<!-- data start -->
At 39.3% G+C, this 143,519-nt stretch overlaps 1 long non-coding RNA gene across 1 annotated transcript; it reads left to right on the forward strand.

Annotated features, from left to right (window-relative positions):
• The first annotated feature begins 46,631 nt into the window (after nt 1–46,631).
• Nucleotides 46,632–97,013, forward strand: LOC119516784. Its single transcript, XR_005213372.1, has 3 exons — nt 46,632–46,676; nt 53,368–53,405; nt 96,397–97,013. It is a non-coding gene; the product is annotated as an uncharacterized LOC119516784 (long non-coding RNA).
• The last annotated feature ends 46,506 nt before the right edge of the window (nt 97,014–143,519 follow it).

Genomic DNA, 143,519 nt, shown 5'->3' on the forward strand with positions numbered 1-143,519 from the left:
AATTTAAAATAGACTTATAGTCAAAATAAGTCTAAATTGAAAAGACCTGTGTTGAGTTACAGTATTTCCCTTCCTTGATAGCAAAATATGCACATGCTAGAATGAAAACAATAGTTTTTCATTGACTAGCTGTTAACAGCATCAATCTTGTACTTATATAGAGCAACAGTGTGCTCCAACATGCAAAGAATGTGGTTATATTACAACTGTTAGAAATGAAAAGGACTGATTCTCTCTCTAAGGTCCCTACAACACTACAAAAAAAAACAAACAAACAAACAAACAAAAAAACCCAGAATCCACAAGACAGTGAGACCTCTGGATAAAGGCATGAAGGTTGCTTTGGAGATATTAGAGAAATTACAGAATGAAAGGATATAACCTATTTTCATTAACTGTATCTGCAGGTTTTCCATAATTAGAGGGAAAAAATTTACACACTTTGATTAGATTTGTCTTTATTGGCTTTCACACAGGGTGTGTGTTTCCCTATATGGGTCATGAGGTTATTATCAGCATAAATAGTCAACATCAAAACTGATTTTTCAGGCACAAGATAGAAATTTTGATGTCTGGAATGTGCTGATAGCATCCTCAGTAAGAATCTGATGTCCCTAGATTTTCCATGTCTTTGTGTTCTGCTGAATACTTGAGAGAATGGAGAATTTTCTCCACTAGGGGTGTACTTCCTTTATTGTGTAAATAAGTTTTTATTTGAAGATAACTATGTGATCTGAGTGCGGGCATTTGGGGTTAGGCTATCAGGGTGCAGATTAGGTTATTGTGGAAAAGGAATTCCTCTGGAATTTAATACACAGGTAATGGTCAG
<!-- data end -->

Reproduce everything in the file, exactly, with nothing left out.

At 39.3% G+C, this 143,519-nt stretch overlaps 1 long non-coding RNA gene across 1 annotated transcript; it reads left to right on the forward strand.

Annotated features, from left to right (window-relative positions):
• The first annotated feature begins 46,631 nt into the window (after nt 1–46,631).
• Nucleotides 46,632–97,013, forward strand: LOC119516784. Its single transcript, XR_005213372.1, has 3 exons — nt 46,632–46,676; nt 53,368–53,405; nt 96,397–97,013. It is a non-coding gene; the product is annotated as an uncharacterized LOC119516784 (long non-coding RNA).
• The last annotated feature ends 46,506 nt before the right edge of the window (nt 97,014–143,519 follow it).

Genomic DNA, 143,519 nt, shown 5'->3' on the forward strand with positions numbered 1-143,519 from the left:
AATTTAAAATAGACTTATAGTCAAAATAAGTCTAAATTGAAAAGACCTGTGTTGAGTTACAGTATTTCCCTTCCTTGATAGCAAAATATGCACATGCTAGAATGAAAACAATAGTTTTTCATTGACTAGCTGTTAACAGCATCAATCTTGTACTTATATAGAGCAACAGTGTGCTCCAACATGCAAAGAATGTGGTTATATTACAACTGTTAGAAATGAAAAGGACTGATTCTCTCTCTAAGGTCCCTACAACACTACAAAAAAAAACAAACAAACAAACAAACAAAAAAACCCAGAATCCACAAGACAGTGAGACCTCTGGATAAAGGCATGAAGGTTGCTTTGGAGATATTAGAGAAATTACAGAATGAAAGGATATAACCTATTTTCATTAACTGTATCTGCAGGTTTTCCATAATTAGAGGGAAAAAATTTACACACTTTGATTAGATTTGTCTTTATTGGCTTTCACACAGGGTGTGTGTTTCCCTATATGGGTCATGAGGTTATTATCAGCATAAATAGTCAACATCAAAACTGATTTTTCAGGCACAAGATAGAAATTTTGATGTCTGGAATGTGCTGATAGCATCCTCAGTAAGAATCTGATGTCCCTAGATTTTCCATGTCTTTGTGTTCTGCTGAATACTTGAGAGAATGGAGAATTTTCTCCACTAGGGGTGTACTTCCTTTATTGTGTAAATAAGTTTTTATTTGAAGATAACTATGTGATCTGAGTGCGGGCATTTGGGGTTAGGCTATCAGGGTGCAGATTAGGTTATTGTGGAAAAGGAATTCCTCTGGAATTTAATACACAGGTAATGGTCAG